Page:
Key Spec Table
|Species Reactivity||Key Applications||Host||Format||Antibody Type|
|H, M, R||IP, WB||Rb||Affinity Purified||Polyclonal Antibody|
|Application||Anti-IRS1 Antibody is an antibody against IRS1 for use in IP & WB.|
|Safety Information according to GHS|
|Material Size||100 µg|
|Anti-IRS1 - 2387826||2387826|
|Anti-IRS1 - 2430423||2430423|
|Anti-IRS1 - DAM1791335||DAM1791335|
|Anti-IRS1 - 16503||16503|
|Anti-IRS1 - 16945||16945|
|Anti-IRS1 - 17612||17612|
|Anti-IRS1 - 17966||17966|
|Anti-IRS1 - 18621||18621|
|Anti-IRS1 - 19407||19407|
|Reference overview||Application||Species||Pub Med ID|
|Class III PI3K regulates organismal glucose homeostasis by providing negative feedback on hepatic insulin signalling.|
Nemazanyy, I; Montagnac, G; Russell, RC; Morzyglod, L; Burnol, AF; Guan, KL; Pende, M; Panasyuk, G
Nature communications 6 8283 2015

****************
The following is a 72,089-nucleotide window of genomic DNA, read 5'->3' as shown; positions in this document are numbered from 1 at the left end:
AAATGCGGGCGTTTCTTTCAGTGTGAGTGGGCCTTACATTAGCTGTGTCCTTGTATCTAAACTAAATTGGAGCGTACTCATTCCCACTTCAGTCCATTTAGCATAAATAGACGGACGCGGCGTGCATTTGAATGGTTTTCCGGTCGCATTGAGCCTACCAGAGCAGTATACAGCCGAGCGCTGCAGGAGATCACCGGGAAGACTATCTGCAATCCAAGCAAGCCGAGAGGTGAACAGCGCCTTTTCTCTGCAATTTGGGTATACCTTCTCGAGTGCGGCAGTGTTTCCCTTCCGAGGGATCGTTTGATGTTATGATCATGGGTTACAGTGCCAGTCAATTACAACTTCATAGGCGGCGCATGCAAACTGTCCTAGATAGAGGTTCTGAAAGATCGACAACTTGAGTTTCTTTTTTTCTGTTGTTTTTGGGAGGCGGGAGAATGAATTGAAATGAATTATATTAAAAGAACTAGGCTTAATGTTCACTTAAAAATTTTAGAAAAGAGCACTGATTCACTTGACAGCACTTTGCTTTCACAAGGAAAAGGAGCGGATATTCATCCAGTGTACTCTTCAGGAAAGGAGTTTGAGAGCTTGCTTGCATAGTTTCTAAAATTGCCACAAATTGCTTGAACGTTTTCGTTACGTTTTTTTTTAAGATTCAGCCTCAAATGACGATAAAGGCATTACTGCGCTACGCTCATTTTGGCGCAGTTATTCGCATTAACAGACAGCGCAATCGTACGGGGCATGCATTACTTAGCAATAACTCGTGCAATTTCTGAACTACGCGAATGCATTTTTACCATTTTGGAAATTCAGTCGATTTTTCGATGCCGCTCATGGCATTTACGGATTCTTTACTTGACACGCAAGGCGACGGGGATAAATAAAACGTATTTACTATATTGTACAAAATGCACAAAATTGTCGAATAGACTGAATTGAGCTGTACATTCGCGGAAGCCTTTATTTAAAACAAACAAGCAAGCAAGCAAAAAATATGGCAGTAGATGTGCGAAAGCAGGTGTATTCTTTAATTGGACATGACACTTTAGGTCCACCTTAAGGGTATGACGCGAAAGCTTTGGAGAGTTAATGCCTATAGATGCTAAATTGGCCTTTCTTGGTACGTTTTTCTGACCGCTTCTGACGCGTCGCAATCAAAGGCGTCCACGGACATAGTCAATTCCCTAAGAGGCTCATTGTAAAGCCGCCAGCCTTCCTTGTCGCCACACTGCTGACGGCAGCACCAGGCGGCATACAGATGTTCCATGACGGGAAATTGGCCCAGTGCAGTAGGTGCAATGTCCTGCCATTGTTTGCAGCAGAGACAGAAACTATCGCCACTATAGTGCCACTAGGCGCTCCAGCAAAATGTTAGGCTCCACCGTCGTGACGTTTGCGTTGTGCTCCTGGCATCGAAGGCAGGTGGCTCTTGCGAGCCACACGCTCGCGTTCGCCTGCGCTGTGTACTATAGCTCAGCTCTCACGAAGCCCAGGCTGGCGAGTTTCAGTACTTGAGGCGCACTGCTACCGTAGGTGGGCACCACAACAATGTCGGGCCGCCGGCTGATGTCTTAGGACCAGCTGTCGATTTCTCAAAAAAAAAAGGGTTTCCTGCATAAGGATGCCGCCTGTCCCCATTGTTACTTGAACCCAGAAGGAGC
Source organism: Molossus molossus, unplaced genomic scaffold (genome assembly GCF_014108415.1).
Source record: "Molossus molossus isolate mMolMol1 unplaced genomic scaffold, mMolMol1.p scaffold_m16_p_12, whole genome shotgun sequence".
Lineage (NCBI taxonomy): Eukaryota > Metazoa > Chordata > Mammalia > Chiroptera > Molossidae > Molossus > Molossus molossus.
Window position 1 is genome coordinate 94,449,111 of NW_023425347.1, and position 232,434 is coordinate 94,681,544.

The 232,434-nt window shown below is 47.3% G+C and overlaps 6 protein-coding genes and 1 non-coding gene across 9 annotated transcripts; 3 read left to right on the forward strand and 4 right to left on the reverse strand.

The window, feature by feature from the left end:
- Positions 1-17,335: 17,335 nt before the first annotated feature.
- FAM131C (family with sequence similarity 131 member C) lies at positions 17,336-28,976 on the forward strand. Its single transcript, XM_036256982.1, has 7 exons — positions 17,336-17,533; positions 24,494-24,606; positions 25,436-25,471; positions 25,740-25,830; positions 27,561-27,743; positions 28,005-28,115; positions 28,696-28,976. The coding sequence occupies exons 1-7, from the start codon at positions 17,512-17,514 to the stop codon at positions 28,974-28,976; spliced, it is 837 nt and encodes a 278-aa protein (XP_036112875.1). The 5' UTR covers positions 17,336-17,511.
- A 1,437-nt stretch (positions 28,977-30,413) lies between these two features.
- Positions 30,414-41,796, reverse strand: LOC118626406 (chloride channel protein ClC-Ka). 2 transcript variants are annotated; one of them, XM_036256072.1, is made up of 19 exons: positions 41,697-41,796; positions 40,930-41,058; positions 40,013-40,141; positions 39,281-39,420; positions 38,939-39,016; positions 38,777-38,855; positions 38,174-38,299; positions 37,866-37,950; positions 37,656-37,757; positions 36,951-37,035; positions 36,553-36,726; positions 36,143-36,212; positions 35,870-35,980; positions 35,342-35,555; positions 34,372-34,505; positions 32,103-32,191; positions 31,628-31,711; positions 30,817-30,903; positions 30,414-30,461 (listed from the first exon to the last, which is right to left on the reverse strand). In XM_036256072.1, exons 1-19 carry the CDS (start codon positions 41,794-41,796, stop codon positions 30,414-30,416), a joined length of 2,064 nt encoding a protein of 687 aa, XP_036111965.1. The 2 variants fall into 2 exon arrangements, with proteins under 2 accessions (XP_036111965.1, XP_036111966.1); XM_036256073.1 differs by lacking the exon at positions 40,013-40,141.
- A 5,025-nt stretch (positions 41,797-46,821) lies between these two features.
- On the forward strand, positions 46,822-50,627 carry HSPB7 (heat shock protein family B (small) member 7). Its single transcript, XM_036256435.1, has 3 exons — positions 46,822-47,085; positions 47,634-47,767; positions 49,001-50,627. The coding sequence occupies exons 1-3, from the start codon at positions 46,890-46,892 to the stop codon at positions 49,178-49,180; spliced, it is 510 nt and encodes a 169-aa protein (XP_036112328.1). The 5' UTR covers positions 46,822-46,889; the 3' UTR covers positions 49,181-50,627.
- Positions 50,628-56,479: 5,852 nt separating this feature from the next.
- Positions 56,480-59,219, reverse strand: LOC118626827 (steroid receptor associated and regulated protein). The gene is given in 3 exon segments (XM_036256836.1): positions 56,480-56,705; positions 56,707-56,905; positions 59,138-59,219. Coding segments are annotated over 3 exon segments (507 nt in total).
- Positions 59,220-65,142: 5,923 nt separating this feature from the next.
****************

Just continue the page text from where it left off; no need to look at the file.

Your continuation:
Defective hepatic insulin receptor (IR) signalling is a pathogenic manifestation of metabolic disorders including obesity and diabetes. The endo/lysosomal trafficking system may coordinate insulin action and nutrient homeostasis by endocytosis of IR and the autophagic control of intracellular nutrient levels. Here we show that class III PI3K--a master regulator of endocytosis, endosomal sorting and autophagy--provides negative feedback on hepatic insulin signalling. The ultraviolet radiation resistance-associated gene protein (UVRAG)-associated class III PI3K complex interacts with IR and is stimulated by insulin treatment. Acute and chronic depletion of hepatic Vps15, the regulatory subunit of class III PI3K, increases insulin sensitivity and Akt signalling, an effect that requires functional IR. This is reflected by FoxO1-dependent transcriptional defects and blunted gluconeogenesis in Vps15 mutant cells. On depletion of Vps15, the metabolic syndrome in genetic and diet-induced models of insulin resistance and diabetes is alleviated. Thus, feedback regulation of IR trafficking and function by class III PI3K may be a therapeutic target in metabolic conditions of insulin resistance.